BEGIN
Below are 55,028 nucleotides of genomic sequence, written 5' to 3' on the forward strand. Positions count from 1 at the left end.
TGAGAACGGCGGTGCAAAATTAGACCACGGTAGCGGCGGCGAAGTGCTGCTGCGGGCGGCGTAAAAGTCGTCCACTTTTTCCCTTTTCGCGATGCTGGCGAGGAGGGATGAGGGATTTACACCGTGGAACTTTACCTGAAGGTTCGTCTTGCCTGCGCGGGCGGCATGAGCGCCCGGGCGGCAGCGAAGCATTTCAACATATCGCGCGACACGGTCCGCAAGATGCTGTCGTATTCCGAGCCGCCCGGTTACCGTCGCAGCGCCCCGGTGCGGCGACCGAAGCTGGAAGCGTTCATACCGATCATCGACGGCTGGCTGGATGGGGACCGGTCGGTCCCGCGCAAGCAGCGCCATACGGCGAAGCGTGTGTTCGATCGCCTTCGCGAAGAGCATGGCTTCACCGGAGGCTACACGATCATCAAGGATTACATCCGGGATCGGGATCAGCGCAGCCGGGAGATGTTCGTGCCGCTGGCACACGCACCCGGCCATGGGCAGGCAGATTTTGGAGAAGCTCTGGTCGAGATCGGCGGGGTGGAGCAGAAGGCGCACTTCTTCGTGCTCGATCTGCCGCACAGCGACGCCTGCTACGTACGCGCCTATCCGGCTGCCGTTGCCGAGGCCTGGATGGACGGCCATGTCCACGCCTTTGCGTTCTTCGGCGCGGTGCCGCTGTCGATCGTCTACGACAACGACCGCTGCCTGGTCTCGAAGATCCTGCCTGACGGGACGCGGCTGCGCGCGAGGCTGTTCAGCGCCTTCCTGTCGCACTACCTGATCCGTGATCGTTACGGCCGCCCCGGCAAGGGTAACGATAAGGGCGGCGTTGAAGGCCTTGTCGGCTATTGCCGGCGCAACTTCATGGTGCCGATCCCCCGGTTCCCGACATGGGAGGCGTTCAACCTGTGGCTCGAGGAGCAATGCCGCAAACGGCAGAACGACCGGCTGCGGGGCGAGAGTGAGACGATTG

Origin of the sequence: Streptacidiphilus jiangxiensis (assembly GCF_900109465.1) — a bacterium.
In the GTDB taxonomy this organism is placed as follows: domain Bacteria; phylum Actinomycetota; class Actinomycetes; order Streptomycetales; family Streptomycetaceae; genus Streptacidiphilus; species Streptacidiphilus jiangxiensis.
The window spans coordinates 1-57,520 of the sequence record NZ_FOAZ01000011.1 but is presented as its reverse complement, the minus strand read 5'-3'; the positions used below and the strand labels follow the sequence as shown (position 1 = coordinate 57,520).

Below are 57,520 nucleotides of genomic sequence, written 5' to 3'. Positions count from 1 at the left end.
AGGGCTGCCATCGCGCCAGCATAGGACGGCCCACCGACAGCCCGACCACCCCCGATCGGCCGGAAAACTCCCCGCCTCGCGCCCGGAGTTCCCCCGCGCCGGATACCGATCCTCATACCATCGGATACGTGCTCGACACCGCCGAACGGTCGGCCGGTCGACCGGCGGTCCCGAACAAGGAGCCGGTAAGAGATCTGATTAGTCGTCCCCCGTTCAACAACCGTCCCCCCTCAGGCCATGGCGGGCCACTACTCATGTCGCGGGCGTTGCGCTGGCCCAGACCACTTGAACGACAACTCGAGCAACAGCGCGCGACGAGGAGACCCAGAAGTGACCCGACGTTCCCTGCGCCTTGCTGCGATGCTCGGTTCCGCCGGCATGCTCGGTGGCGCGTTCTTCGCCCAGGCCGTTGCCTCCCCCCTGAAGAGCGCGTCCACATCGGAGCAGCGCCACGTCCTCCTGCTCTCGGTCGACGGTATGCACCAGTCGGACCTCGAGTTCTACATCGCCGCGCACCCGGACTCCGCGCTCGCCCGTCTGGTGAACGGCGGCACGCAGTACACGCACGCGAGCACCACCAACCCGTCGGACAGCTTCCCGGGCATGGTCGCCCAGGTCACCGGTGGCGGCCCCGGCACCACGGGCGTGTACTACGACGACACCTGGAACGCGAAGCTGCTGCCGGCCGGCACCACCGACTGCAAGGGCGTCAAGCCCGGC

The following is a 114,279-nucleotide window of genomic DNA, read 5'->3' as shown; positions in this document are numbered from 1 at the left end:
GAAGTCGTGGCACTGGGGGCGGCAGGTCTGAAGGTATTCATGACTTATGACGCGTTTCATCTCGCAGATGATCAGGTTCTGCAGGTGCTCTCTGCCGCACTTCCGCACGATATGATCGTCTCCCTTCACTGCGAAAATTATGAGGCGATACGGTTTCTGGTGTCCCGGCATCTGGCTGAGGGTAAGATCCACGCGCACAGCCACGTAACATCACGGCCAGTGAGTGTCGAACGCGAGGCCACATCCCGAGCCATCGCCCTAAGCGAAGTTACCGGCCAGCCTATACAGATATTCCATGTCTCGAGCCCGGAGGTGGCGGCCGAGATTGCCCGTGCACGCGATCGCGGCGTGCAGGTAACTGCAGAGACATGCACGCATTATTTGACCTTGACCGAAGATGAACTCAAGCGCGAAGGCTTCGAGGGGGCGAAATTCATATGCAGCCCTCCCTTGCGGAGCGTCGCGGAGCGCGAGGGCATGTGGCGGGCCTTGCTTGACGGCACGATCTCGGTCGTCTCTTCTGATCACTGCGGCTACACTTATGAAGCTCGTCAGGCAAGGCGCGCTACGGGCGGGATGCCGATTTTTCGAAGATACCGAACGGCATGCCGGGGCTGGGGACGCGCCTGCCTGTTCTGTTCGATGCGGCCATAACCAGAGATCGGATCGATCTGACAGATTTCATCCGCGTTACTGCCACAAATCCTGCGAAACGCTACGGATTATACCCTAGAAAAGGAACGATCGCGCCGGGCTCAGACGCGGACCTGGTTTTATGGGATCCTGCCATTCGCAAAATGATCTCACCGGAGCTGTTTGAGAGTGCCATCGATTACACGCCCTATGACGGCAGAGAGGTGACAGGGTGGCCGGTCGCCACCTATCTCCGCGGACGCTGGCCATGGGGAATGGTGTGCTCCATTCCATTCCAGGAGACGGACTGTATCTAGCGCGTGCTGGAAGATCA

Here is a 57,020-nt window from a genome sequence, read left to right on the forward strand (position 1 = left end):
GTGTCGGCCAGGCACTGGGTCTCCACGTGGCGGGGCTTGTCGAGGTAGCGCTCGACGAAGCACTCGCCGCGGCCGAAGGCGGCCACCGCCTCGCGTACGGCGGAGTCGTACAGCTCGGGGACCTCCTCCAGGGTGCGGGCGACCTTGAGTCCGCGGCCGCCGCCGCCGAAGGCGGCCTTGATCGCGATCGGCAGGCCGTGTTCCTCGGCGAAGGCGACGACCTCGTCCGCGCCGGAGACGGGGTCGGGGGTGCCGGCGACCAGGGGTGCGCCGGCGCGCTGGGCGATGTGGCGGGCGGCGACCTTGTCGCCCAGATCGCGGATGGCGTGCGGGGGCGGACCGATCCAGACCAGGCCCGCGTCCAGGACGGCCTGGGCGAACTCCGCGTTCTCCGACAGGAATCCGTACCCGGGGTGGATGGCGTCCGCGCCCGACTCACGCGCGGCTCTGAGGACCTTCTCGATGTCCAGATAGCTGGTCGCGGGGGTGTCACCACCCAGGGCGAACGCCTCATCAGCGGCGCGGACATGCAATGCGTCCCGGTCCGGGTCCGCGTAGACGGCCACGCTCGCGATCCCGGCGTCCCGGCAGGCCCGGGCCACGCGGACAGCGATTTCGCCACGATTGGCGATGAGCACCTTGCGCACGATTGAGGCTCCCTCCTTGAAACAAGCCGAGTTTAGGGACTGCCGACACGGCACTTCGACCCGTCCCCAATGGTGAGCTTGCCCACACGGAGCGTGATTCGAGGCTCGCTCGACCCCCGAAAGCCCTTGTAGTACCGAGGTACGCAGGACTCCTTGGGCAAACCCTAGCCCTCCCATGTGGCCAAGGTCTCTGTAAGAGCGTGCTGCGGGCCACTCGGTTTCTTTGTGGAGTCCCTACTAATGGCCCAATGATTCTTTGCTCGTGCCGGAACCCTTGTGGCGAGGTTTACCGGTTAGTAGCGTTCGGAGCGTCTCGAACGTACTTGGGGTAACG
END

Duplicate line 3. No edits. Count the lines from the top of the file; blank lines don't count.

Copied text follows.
Origin of the sequence: Streptacidiphilus jiangxiensis (assembly GCF_900109465.1) — a bacterium.